Date: 17th June 2020

Topic: Education Talk

Title: Towards standard analysis and reporting of extracellular vesicle data

Moderators: Edwin van der Pol [1], Estefanía Lozano-Andrés [2]
Amsterdam University Medical Centers, Netherlands [1]
Utrecht University, Netherlands [2]

Speaker: Joshua Welsh, National Cancer Institute

Abstract: TBC


Date: 1st July 2020

Topic: Education Talk

Title: What assay controls provide confidence with your EV flow cytometry analysis?

Moderators: Joshua Welsh [1], John Nolan [2]
National Institutes of Health, USA [1]
Scintillon Institute, La Jolla, USA [2]

Speaker: Joanne Lannigan, Flow Cytometry Support Services, LLC, USA

Abstract: TBC


Previous Events

Date: 20th May 2020

Topic: Educational Talk

Title: Size and refractive index determination of sub-micrometer particles using the flow cytometry scatter ratio (Flow-SR)

Moderators: Joshua Welsh [1], John Nolan [2]
[1] National Institutes of Health, USA. [2] Scintillon Institute, La Jolla, USA

Speaker: Edwin van der Pol, Amsterdam University Medical Centers, Netherlands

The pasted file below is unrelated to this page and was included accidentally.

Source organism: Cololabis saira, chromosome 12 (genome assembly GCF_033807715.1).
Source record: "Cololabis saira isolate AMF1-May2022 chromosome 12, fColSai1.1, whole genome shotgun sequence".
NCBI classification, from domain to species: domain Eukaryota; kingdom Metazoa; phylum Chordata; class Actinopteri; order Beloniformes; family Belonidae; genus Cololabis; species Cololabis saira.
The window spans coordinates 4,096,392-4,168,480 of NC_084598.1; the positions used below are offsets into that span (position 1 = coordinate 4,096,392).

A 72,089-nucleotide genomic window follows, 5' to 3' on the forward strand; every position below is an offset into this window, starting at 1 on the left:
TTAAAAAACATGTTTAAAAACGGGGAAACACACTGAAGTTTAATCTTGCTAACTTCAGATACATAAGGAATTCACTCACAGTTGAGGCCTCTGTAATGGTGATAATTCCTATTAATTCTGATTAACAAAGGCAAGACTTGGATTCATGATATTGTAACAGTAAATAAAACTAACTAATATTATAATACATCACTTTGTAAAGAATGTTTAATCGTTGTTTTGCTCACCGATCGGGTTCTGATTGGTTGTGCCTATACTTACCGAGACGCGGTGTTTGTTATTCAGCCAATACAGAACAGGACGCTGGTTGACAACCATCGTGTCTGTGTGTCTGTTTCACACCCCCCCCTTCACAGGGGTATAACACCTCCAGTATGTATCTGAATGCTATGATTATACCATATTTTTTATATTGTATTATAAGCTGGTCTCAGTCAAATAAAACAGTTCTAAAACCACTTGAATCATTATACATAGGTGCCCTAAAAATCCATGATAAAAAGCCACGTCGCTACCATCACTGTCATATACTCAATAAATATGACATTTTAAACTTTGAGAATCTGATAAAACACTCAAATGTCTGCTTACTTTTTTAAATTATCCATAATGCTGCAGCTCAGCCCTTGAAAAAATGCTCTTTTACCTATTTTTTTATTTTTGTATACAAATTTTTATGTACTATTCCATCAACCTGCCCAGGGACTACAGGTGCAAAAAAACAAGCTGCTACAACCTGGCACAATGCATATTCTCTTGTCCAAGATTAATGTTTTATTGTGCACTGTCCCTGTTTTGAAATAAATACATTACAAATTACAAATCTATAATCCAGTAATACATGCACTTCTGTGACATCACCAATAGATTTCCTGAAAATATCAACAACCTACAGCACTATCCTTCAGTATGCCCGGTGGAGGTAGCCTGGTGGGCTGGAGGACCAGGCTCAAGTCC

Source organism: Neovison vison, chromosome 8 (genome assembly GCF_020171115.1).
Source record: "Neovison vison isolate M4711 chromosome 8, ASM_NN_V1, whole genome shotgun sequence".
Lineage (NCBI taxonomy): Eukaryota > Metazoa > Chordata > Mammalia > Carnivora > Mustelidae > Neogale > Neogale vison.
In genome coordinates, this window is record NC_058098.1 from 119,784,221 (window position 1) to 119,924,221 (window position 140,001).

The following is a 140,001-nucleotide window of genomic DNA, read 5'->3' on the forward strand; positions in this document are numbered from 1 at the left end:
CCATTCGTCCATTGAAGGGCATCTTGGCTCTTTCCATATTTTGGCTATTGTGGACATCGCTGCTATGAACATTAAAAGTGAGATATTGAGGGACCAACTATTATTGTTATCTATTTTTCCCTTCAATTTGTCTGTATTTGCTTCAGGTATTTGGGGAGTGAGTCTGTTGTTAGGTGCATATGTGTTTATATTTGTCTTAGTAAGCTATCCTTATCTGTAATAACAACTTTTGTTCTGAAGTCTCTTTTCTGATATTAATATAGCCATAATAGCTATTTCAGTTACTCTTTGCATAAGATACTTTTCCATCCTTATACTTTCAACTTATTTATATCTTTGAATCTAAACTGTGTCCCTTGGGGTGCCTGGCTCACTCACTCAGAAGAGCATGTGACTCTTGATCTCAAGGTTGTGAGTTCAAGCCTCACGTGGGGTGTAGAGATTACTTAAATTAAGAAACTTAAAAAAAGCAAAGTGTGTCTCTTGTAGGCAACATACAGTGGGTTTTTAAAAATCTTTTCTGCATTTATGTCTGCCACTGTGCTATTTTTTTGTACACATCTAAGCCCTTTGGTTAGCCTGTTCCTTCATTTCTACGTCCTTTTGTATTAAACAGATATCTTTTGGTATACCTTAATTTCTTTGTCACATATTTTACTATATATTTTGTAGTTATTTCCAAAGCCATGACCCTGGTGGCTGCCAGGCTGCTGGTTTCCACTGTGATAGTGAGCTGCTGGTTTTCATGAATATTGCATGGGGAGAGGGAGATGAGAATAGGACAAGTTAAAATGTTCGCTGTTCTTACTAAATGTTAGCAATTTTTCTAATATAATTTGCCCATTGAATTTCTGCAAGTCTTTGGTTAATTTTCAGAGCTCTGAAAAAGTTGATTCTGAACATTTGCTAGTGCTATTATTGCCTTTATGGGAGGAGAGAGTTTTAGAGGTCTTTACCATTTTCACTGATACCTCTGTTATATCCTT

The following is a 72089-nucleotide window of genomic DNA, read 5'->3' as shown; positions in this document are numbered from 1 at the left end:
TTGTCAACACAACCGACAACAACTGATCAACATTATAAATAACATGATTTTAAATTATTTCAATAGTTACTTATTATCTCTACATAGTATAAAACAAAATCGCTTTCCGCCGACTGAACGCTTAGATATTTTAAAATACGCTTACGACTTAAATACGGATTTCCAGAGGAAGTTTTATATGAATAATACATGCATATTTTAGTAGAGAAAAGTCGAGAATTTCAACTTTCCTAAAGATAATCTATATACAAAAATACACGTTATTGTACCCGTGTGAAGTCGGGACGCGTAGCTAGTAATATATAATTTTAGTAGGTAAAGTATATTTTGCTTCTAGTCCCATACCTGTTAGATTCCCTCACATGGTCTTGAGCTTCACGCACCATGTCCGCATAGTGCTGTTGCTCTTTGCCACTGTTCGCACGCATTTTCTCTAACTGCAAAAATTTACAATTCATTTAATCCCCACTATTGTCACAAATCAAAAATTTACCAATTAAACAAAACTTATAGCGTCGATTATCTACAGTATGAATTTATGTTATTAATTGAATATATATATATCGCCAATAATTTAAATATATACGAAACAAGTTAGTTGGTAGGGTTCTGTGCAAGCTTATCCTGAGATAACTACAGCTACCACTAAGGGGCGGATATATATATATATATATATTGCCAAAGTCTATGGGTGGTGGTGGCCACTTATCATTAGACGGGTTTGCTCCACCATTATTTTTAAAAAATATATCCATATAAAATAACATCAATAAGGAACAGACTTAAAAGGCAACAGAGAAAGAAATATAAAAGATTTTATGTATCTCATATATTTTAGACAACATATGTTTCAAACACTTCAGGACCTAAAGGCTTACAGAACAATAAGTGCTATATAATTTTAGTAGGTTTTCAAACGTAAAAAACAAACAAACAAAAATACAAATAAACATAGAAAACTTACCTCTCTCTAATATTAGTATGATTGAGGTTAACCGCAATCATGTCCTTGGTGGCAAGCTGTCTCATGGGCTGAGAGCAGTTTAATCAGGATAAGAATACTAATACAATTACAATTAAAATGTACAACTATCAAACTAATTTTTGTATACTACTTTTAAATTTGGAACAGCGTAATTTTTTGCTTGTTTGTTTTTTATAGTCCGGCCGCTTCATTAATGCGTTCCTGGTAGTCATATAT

Abstract: Flow cytometers measure light scattering signals in arbitrary units, which hampers data interpretation and comparison. Light scattering signals, however, contain valuable information about the size and composition of particles. This information can be assessed by calibration, which means conversion of arbitrary units to standardized measurement units, like diameter in nm. One scatter detector can be calibrated by measuring beads and describing the signals with Mie theory, taking into account the optical configuration of the flow cytometer and the sizes and refractive indices (RIs) of the beads. The RI is an intrinsic property of a particle that depends on the composition and that determines how efficient a particle scatters light. When the RI is known and one scatter detector is calibrated, Mie theory can be used to derive the diameter of extracellular vesicles (EVs) [1]. In this presentation, I will explain that by taking the ratio between side scatter and forward scatter signals, which we named the flow cytometry scatter ratio (Flow-SR), it becomes possible to determine both the diameter and RI of submicrometer particles [2]. Flow-SR enables label-free discrimination between EVs (RI<1.42) and lipoprotein particles (RI>1.45) in plasma and can be used to evaluate the specificity of antibody labels. We have automated Flow-SR and are applying it to analyze data in clinical research studies on EVs (next talk) [3].  [1] De Rond et al. Deriving extracellular vesicle size from scatter intensities measured by flow cytometry. Curr. Protoc. Cytom. e43, 1-14 (2018) [2] van der Pol et al. Absolute sizing and label-free identification of extracellular vesicles by flow cytometry. Nanomedicine 14, 801-10 (2018) [3] Gasecka et al. Ticagrelor attenuates the increase of extracellular vesicles concentrations in plasma after acute myocardial infarction compared to clopidogrel. J. Thromb. Haemost. 18(3), 609-623 (2020)